Take a two hours train ride from Kaohsiung Railway Station to Taitung Railway Station and spend the night at a hot spring resort! We spent the night at Luminous Hot Spring Resort & Spa as all their rooms are equipped with a personal hot spring facility!

Day 5: Hualien
Get on a tour bus or rent a car but make sure you take the east coast scenic drive to Hualien, as you can enjoy views of pristine landscape seamlessly combining sea and mountains. The main attraction is Taroko National Park, the second largest national park in Taiwan and one of the natural wonders of the world. This is a place that proved the testament of the beauty of nature, a road that is worth the time to slow down pace and enjoy what nature has to give.
To our knowledge, there aren’t any buses operating from Hualien to Taipei City frequently so your best bet would be to book a ticket with a direct train to Taipei City. Also, for this particular train ride, we advise you to book your ticket 14 days in advance as it gets sold out quite often!

Day 6: Taipei
After breakfast, take an east coast scenic train ride to Yilan and while you’re there, feel free to visit San-Fu Leisure Farm to experience the rustic simplicity of farm life.
Shortly after lunch, cross the longest tunnel in Taiwan, Hsuehshan Tunnel to Taipei City. And depending on how much time you’ve got left for the day, take a stroll along Ximending, the first pedestrian zone in Taiwan to do some retail therapy.

Day 6: Taipei
After breakfast, take an east coast scenic train ride to Yilan and while you’re there, feel free to visit San-Fu Leisure Farm to experience the rustic simplicity of farm life.
Shortly after lunch, cross the longest tunnel in Taiwan, Hsuehshan Tunnel to Taipei City. And depending on how much time you’ve got left for the day, take a stroll along Ximending, the first pedestrian zone in Taiwan to do some retail therapy.

Day 7: Taipei
Jiufen and Shifen is a must-visit when one is in Taipei. Easily accessible by taking the train or buses, head to Shifen to experience the joy of lighting and releasing heavenly lanterns. Each lantern bears unique wishes for health, love, prosperity and more. Thereafter, take a bus to Jiufen, a former gold mining village crammed with teahouses and shops offering local delicacies and crafts.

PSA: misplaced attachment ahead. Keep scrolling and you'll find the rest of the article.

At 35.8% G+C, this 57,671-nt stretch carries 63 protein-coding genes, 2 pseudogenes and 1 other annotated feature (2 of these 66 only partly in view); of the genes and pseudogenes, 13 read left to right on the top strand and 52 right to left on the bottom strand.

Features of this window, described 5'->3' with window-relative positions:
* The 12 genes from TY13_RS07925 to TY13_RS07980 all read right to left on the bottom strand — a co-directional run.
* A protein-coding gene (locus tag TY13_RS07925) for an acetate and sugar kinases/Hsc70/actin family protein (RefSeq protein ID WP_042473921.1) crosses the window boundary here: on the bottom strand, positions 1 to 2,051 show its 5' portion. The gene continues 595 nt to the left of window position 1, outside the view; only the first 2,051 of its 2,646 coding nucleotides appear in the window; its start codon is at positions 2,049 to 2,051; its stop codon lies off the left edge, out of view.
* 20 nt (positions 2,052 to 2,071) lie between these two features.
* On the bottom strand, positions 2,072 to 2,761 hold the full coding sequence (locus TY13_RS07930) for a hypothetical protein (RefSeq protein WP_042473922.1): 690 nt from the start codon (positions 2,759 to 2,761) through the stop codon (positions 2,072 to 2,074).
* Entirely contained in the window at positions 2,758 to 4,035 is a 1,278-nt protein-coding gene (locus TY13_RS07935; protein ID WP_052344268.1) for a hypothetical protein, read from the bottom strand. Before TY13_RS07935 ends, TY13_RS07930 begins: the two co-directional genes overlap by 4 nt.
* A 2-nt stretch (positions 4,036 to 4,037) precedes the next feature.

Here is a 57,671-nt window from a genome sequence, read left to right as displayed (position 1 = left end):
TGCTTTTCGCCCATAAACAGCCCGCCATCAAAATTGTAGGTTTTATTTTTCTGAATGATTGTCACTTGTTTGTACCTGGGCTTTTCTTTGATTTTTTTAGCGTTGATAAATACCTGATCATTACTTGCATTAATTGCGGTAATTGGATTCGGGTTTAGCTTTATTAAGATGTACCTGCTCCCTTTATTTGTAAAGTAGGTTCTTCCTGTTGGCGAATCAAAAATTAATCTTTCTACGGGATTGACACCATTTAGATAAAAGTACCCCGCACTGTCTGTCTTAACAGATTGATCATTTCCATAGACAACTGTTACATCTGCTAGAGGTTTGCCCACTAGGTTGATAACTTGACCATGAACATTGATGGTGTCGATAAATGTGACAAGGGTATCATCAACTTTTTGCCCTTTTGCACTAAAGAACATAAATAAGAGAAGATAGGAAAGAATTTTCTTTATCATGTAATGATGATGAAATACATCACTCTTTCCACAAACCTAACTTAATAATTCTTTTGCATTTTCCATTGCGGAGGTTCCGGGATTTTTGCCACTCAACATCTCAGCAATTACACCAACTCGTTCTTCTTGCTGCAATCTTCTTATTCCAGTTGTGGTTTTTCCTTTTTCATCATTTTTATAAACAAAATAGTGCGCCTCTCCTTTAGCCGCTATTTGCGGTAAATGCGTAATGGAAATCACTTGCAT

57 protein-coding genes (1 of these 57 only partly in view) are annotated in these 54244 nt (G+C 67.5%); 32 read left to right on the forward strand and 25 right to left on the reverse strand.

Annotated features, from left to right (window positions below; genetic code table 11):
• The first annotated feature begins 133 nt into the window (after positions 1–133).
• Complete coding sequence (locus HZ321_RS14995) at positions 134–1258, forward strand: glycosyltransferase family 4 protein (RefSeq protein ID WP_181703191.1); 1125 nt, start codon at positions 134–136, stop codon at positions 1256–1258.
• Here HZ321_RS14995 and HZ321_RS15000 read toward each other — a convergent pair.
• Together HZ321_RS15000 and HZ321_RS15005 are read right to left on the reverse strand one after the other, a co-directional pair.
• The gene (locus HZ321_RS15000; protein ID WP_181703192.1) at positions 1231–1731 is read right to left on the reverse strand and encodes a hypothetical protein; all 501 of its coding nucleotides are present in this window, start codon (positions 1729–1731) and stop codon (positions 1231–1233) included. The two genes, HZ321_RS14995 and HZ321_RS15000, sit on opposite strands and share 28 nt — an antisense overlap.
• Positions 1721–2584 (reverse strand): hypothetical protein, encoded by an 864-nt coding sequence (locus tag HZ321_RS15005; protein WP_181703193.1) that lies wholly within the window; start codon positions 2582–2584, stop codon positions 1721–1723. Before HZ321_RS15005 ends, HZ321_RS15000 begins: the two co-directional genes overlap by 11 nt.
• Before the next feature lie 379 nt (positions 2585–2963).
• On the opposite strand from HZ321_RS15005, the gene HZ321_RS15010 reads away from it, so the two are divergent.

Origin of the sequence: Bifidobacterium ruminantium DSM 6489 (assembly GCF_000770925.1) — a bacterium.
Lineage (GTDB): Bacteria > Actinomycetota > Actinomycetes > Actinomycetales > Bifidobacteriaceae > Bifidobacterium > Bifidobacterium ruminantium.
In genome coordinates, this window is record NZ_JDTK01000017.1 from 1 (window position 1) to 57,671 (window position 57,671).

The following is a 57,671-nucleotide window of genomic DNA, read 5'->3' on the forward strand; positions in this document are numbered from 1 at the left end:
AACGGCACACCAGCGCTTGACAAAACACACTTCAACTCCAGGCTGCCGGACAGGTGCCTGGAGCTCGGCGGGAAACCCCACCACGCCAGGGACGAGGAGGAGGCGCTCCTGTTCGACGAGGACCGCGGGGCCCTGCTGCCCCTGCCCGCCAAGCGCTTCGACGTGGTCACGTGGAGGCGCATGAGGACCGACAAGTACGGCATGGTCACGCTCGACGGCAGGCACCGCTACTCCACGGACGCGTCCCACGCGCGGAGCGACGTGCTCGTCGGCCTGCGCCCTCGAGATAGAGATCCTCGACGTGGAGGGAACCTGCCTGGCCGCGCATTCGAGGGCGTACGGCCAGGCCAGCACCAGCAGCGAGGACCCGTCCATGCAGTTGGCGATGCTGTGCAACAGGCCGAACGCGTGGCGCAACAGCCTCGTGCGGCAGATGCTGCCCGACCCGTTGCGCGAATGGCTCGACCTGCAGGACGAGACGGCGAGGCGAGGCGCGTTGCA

Made a photo stop at the iconic Taipei 101 as this distinctive building is an integral part of the city’s skyline before embarking on yet another eat-a-thon at the famous Shilin Night Market, the largest night market in Taipei.

Day 8: Home Sweet Home
Depending on what time your flight is departing; grab your morning coffee at the world’s highest Starbucks located in Taipei 101. Make sure to make a reservation at least a day or two in advance. Should you need any help with that, I’m sure the lovely receptionist from your hotel wouldn’t mind making a simple phone call for you.

Tips & advice

  • Taiwan is not a particularly daunting place to visit. It’s crowded, and might be tad confusing, but you’ll be surprised at how friendly and helpful everyone is.
  • Chinese is the official language with a variety of dialects used in middle and southern Taiwan. English is considered a foreign language but the younger generations shouldn’t have a problem speaking simple English.
  • NTD (local currency) is used throughout the island. Remember to change your dollars in hotels or banks although credit cards are commonly used in the country, especially in restaurants, hotels and shopping malls.
  • If you want a perfect picture of Taipei 101, take a hike up Elephant Mountain, the trail paved with stone path and stairs and signage is great (and in English). It is located near the Xinyi shopping district.
Taiwan travel guide, 10th Edition May 2017 by Lonely Planet

Taiwan travel guide, 10th Ed May 2017
If you need additional information make sure you pack your favorite guide book, the Lonely Planet!

Author

KennyKenny Lucas from Singapore, is the founder of AlwaysGTG, a travel and lifestyle website made for everyone that love to discover more while on the road. Follow him on:
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Photo credit: Kenny Lucas